Identifying Your Consumer Is Half The Battle Won
For a relatively matured sector like mobile handsets which has high penetration, faster replacement cycle and heavy competition, identifying your consumer can be the start point to success
Photo Credit : Reuters
Whilst this may sound simple, it is as complex as the Riddler's maze. It is the basics of any business yet in the boardroom if you ask all the members on their definition of the consumer, you will not get the same answer.
The consumer definition has evolved over the years as we learn more about consumers through measurable consumer indicators. Till about a decade back given the basic data fields available, a consumer was defined by a few demographic parameters. That was the age of traditional media. Times have changed and now we know much more about consumers through technology and their digital footprint. And therefore, since a lot more gets measured now, much has improved for smart marketers.
However, many businesses still maintain a wider demographic range for the core consumer segment. There is nothing right or wrong in that. It is quite possible that their product appeal is vast. A wider range also enlarges the opportunity it presents for business and is a great temptation for shareholders and investors alike. Industry maturity and competition have a large role to play here. For any new sector, the marketer rightly wishes to harvest as much of the field as he can, to drive product adoption. The Insurance sector is a good case in point where after liberalisation in 2000, many companies jumped in and expanded distribution to sell to as many. However, the industry is far from maturity. The mobile phone sector launched just a few years before privatisation has different dynamics and is amongst the most matured markets in the world. Maturity, therefore, means penetration and not the age of the sector.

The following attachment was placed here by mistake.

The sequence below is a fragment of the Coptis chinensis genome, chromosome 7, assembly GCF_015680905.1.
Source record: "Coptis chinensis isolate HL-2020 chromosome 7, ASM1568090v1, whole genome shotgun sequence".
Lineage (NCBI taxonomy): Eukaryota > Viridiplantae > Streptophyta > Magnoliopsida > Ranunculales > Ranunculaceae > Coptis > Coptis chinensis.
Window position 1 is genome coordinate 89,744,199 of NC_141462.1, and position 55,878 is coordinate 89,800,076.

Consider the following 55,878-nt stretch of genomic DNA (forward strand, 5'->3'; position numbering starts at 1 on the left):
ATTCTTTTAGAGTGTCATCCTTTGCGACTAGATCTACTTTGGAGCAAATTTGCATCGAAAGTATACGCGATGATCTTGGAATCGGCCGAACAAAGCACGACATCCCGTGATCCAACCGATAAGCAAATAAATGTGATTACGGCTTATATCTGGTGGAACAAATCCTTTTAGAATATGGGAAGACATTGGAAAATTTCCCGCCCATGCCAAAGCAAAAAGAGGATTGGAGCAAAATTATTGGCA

A brand's entry at a particular time in the industry's maturity cycle also has a large impact in deciding your customer segment. For a relatively underpenetrated sector, the Insurance logic of harvesting as many fields as you can hold good. However, that has faced troubled waters as most private players are unable to drive penetration by leaps and bounds. Since then, consumer definitions have become more focused for brands to carve out their space in a highly undifferentiated market.
For a relatively matured sector like mobile handsets which has high penetration, faster replacement cycle and heavy competition, identifying your consumer can be the start point to success. In this matured market, a possible solution is to go narrow and deep and be sharp to a few than hazy to many.
The wider and narrow definitions of the consumer have their pros and cons. A wider one spans across various consumer life stages which means that consumer is starkly different from one another in almost everything that they do. This impacts channels of distribution, product development and most importantly consumer insights. A larger audience profile virtually forces marketers to look at generic surface level insights which have the chance to appeal to many thereby diluting the communication uniqueness and differentiation. A narrower consumer segment enables marketers to explore deep level insights which have much more relevance and have a better chance of driving higher differentiation and drive closer affinities.
A possible solution for marketers who legitimately may have or want to have a wider consumer definition is to make their communication mix achieve specific objectives through targeted media channels. Traditional media may serve the purpose of building awareness for the brand at a high level. It is then that BTL and digital will enable sharper focussing on sub-segments of consumers to drive engagements more relevant to their life stage and lives.
Both these media enable that, and it is the BTL content generation amplified on digital which can have a rippling effect. Digital media has the unique advantage of sub-segmenting consumers on various parameters and generating relevant communication which can be reached to the consumer through paid, bought or earned media.
Given either of the situations, it goes without saying that identifying sharp nuances of the consumer become the key to developing your marketing mix. In the ever-growing hyper-competition today, brands need to carve their spaces sharply. Gone are the days when mass products could create mass appeal. These are days of defining sharper consumer segments and driving the marketing mix accordingly to attain brand success.
Disclaimer: The views expressed in the article above are those of the authors' and do not necessarily represent or reflect the views of this publishing house. Unless otherwise noted, the author is writing in his/her personal capacity. They are not intended and should not be thought to represent official ideas, attitudes, or policies of any agency or institution.